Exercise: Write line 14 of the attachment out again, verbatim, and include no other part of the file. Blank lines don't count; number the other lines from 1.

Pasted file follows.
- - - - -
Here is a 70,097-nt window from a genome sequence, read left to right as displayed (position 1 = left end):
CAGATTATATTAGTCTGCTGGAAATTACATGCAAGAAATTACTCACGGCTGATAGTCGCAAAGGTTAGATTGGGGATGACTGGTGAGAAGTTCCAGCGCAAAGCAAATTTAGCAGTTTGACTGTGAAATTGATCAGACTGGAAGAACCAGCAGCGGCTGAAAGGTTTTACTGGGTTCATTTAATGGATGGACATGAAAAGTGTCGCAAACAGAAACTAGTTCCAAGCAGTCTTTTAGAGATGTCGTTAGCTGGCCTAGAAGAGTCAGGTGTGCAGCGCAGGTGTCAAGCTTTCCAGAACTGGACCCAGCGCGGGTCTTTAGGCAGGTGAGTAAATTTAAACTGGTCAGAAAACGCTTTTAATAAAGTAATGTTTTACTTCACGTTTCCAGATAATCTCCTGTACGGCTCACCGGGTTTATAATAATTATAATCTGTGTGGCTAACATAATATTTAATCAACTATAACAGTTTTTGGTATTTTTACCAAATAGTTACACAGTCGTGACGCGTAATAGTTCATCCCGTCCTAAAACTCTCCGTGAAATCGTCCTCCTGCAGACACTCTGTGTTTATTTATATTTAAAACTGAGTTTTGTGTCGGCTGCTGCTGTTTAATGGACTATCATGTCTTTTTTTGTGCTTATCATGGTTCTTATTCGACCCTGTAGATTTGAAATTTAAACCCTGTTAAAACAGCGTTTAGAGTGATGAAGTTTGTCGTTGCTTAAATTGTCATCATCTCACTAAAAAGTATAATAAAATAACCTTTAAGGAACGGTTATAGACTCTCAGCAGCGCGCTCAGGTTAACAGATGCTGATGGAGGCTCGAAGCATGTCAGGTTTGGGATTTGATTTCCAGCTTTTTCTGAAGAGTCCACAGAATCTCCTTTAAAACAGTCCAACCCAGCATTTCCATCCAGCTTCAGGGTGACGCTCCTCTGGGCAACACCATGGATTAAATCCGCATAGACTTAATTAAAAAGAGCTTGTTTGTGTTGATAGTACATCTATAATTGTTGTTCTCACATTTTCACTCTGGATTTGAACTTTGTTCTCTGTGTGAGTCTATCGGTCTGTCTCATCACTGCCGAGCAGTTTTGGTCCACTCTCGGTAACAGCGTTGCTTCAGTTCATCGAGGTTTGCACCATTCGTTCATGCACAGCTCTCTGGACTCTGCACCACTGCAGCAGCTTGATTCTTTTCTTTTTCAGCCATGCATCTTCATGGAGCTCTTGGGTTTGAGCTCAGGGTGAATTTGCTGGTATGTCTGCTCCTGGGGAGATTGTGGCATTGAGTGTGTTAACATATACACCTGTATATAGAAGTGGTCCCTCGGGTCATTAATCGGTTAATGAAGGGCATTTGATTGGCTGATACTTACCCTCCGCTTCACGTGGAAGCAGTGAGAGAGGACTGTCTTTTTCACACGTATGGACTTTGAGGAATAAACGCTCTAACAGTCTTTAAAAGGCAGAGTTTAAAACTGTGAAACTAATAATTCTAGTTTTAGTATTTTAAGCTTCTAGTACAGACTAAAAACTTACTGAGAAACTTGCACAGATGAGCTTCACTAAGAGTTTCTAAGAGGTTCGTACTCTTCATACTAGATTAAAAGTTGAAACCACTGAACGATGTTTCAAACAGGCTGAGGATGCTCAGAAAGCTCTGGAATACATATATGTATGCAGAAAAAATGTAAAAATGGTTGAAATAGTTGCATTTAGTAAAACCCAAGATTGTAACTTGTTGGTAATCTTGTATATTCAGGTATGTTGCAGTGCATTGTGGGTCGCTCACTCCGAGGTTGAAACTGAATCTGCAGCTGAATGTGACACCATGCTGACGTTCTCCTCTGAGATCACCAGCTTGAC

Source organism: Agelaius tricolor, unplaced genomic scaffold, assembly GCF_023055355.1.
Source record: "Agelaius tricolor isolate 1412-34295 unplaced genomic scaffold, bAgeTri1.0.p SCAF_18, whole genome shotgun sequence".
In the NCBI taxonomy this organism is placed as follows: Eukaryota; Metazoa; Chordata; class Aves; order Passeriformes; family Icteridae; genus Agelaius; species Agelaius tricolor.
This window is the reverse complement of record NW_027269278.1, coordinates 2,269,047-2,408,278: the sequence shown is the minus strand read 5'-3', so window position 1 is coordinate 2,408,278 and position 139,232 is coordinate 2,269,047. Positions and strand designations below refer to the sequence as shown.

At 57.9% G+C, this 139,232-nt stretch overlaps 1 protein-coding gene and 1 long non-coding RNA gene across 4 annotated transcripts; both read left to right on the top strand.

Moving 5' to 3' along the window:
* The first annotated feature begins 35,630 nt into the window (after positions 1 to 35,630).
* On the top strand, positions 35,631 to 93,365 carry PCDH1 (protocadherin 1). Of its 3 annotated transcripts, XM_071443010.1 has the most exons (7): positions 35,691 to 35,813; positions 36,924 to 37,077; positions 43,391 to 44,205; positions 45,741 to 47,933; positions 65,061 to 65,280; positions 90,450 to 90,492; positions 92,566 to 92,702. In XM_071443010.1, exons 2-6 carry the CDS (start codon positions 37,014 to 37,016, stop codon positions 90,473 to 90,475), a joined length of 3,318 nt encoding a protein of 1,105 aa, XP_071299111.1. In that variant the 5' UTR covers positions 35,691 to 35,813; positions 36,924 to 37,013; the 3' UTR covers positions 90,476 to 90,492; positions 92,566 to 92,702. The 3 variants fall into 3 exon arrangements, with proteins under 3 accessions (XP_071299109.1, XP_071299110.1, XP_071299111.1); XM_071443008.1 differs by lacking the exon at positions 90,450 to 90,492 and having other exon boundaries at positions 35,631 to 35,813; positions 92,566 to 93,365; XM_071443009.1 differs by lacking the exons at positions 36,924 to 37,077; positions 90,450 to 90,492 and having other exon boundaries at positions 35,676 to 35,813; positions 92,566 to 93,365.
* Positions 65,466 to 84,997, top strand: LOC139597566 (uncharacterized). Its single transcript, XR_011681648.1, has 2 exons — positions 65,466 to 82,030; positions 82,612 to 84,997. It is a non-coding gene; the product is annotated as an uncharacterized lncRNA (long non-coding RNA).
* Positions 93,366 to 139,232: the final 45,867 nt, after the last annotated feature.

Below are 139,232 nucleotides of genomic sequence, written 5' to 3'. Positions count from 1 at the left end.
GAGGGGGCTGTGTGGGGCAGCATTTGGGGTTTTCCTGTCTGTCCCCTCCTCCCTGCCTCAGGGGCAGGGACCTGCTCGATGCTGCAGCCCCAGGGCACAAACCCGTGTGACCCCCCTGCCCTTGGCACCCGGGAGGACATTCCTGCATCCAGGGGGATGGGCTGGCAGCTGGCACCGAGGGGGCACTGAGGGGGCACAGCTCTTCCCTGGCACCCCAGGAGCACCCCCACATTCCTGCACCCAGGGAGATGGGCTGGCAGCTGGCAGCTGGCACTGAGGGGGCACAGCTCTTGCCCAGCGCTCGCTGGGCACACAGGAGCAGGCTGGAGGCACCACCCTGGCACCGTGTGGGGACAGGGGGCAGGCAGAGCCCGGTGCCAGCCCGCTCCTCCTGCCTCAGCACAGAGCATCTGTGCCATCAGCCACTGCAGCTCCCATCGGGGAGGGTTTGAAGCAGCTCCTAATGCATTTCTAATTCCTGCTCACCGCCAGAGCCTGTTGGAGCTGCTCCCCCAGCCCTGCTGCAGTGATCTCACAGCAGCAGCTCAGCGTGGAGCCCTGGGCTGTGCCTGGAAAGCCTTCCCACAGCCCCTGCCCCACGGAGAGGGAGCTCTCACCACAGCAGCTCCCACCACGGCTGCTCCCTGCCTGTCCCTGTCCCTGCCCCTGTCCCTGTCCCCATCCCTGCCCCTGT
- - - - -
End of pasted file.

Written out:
GAGGGGGCTGTGTGGGGCAGCATTTGGGGTTTTCCTGTCTGTCCCCTCCTCCCTGCCTCAGGGGCAGGGACCTGCTCGATGCTGCAGCCCCAGGGCACAAACCCGTGTGACCCCCCTGCCCTTGGCACCCGGGAGGACATTCCTGCATCCAGGGGGATGGGCTGGCAGCTGGCACCGAGGGGGCACTGAGGGGGCACAGCTCTTCCCTGGCACCCCAGGAGCACCCCCACATTCCTGCACCCAGGGAGATGGGCTGGCAGCTGGCAGCTGGCACTGAGGGGGCACAGCTCTTGCCCAGCGCTCGCTGGGCACACAGGAGCAGGCTGGAGGCACCACCCTGGCACCGTGTGGGGACAGGGGGCAGGCAGAGCCCGGTGCCAGCCCGCTCCTCCTGCCTCAGCACAGAGCATCTGTGCCATCAGCCACTGCAGCTCCCATCGGGGAGGGTTTGAAGCAGCTCCTAATGCATTTCTAATTCCTGCTCACCGCCAGAGCCTGTTGGAGCTGCTCCCCCAGCCCTGCTGCAGTGATCTCACAGCAGCAGCTCAGCGTGGAGCCCTGGGCTGTGCCTGGAAAGCCTTCCCACAGCCCCTGCCCCACGGAGAGGGAGCTCTCACCACAGCAGCTCCCACCACGGCTGCTCCCTGCCTGTCCCTGTCCCTGCCCCTGTCCCTGTCCCCATCCCTGCCCCTGT